Douglas MacArthur
General of the Army Douglas MacArthur was an American general and field marshal of the Philippine Army. He was a Chief of Staff of the United States Army during the 1930s and played a prominent role in the Pacific theater during World War II. He received the Medal of Honor for his service in the...

's invasion of Leyte
Battle of Leyte
The Battle of Leyte in the Pacific campaign of World War II was the invasion and conquest of the island of Leyte in the Philippines by American and Filipino guerrilla forces under the command of General Douglas MacArthur, who fought against the Imperial Japanese Army in the Philippines led by...

began on "A-Day", and the invasion of Okinawa
Battle of Okinawa
The Battle of Okinawa, codenamed Operation Iceberg, was fought on the Ryukyu Islands of Okinawa and was the largest amphibious assault in the Pacific War of World War II. The 82-day-long battle lasted from early April until mid-June 1945...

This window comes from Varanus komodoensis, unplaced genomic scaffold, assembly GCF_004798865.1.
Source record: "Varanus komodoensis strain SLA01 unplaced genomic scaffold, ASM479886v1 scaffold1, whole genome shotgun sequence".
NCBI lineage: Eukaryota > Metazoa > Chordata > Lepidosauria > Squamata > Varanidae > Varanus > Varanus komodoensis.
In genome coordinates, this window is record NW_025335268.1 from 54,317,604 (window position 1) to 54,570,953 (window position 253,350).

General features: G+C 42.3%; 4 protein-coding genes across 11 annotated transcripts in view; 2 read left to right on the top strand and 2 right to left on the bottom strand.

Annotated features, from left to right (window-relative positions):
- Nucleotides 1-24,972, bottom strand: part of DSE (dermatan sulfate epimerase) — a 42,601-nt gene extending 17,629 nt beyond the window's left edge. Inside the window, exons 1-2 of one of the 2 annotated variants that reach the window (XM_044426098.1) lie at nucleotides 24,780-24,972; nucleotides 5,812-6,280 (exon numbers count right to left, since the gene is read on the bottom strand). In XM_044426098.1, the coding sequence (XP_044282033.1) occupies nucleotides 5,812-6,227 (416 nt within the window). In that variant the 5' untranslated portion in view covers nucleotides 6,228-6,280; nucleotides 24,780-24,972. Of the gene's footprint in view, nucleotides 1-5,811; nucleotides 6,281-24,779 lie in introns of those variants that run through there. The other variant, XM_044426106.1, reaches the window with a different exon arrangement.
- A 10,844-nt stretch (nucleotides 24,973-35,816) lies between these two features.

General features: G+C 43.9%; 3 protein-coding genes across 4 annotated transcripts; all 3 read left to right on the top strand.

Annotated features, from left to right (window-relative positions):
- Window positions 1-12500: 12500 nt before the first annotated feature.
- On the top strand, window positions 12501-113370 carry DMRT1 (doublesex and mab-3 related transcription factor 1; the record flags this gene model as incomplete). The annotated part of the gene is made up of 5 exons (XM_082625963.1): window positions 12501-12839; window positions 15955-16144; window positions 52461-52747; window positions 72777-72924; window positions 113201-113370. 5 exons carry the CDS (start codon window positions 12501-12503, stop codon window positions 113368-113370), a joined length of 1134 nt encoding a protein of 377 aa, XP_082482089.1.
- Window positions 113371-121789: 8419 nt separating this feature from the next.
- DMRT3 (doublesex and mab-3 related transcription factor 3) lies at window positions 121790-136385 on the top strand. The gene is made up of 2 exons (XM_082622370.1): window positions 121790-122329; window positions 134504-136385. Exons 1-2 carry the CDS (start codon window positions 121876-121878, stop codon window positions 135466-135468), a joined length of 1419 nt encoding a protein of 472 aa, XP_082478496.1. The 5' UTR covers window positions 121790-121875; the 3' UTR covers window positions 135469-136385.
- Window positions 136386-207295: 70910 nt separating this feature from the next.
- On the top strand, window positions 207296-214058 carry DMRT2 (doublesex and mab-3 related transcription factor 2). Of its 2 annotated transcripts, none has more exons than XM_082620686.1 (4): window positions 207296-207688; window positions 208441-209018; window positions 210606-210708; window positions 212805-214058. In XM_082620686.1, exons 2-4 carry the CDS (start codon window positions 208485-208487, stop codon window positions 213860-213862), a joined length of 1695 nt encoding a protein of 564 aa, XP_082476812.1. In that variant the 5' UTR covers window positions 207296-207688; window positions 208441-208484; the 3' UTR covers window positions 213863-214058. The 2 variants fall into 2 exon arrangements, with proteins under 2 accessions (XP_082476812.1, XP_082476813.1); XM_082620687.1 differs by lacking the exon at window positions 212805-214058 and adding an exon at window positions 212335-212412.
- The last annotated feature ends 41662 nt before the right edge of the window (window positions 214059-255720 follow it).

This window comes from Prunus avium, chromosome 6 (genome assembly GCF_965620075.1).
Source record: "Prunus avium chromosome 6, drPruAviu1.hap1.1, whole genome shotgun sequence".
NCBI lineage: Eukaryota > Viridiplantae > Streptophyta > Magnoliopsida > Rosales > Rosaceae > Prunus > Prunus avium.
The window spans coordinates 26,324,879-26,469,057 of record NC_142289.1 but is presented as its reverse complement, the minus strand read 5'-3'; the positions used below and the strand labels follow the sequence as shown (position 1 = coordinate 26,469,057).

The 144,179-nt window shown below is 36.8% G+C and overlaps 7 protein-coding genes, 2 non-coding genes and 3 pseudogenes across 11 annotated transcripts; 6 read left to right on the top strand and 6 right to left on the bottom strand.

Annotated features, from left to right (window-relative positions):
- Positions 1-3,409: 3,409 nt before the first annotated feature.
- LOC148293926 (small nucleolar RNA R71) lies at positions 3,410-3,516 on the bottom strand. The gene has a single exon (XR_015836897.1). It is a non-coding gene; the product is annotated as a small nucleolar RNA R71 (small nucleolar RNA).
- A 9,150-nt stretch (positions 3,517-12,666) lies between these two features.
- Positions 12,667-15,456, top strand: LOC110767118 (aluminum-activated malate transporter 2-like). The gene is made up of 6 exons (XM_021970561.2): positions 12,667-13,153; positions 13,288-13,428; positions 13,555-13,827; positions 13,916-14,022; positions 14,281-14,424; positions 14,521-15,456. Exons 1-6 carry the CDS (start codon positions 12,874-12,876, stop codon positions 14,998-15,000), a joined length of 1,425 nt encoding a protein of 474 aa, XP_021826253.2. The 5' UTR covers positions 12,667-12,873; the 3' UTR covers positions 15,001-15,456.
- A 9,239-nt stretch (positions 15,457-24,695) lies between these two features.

began on "L-Day". The Allies' proposed invasions of Japan
Operation Downfall
Operation Downfall was the Allied plan for the invasion of Japan near the end of World War II. The operation was cancelled when Japan surrendered after the atomic bombing of Hiroshima and Nagasaki and the Soviet Union's declaration of war against Japan. The operation had two parts: Operation...

would have begun on "X-Day" (on Kyūshū
Kyushu
is the third largest island of Japan and most southwesterly of its four main islands. Its alternate ancient names include , , and . The historical regional name is referred to Kyushu and its surrounding islands....

, scheduled for November 1945) and "Y-Day" (on Honshū
Honshu
is the largest island of Japan. The nation's main island, it is south of Hokkaido across the Tsugaru Strait, north of Shikoku across the Inland Sea, and northeast of Kyushu across the Kanmon Strait...

, scheduled for March 1946).